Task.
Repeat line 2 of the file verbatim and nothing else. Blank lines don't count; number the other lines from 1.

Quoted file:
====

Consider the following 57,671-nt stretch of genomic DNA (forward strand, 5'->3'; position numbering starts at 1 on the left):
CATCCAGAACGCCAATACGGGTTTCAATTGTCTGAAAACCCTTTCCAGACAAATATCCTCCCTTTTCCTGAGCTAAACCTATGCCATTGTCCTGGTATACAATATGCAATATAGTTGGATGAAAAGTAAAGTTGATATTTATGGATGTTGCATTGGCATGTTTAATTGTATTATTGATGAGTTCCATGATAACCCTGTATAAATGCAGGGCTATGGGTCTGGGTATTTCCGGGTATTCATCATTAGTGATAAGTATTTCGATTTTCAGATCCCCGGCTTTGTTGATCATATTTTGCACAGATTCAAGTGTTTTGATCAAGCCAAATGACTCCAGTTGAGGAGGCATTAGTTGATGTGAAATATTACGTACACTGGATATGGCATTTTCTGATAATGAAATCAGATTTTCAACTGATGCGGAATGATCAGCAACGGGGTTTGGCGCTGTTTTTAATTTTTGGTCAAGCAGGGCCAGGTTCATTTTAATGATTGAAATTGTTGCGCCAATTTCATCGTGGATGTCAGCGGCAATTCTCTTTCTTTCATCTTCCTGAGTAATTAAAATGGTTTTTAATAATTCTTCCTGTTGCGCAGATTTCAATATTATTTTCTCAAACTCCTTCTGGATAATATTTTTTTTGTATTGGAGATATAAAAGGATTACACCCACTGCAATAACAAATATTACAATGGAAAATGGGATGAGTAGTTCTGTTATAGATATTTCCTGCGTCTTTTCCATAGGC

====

CATCCAGAACGCCAATACGGGTTTCAATTGTCTGAAAACCCTTTCCAGACAAATATCCTCCCTTTTCCTGAGCTAAACCTATGCCATTGTCCTGGTATACAATATGCAATATAGTTGGATGAAAAGTAAAGTTGATATTTATGGATGTTGCATTGGCATGTTTAATTGTATTATTGATGAGTTCCATGATAACCCTGTATAAATGCAGGGCTATGGGTCTGGGTATTTCCGGGTATTCATCATTAGTGATAAGTATTTCGATTTTCAGATCCCCGGCTTTGTTGATCATATTTTGCACAGATTCAAGTGTTTTGATCAAGCCAAATGACTCCAGTTGAGGAGGCATTAGTTGATGTGAAATATTACGTACACTGGATATGGCATTTTCTGATAATGAAATCAGATTTTCAACTGATGCGGAATGATCAGCAACGGGGTTTGGCGCTGTTTTTAATTTTTGGTCAAGCAGGGCCAGGTTCATTTTAATGATTGAAATTGTTGCGCCAATTTCATCGTGGATGTCAGCGGCAATTCTCTTTCTTTCATCTTCCTGAGTAATTAAAATGGTTTTTAATAATTCTTCCTGTTGCGCAGATTTCAATATTATTTTCTCAAACTCCTTCTGGATAATATTTTTTTTGTATTGGAGATATAAAAGGATTACACCCACTGCAATAACAAATATTACAATGGAAAATGGGATGAGTAGTTCTGTTATAGATATTTCCTGCGTCTTTTCCATAGGC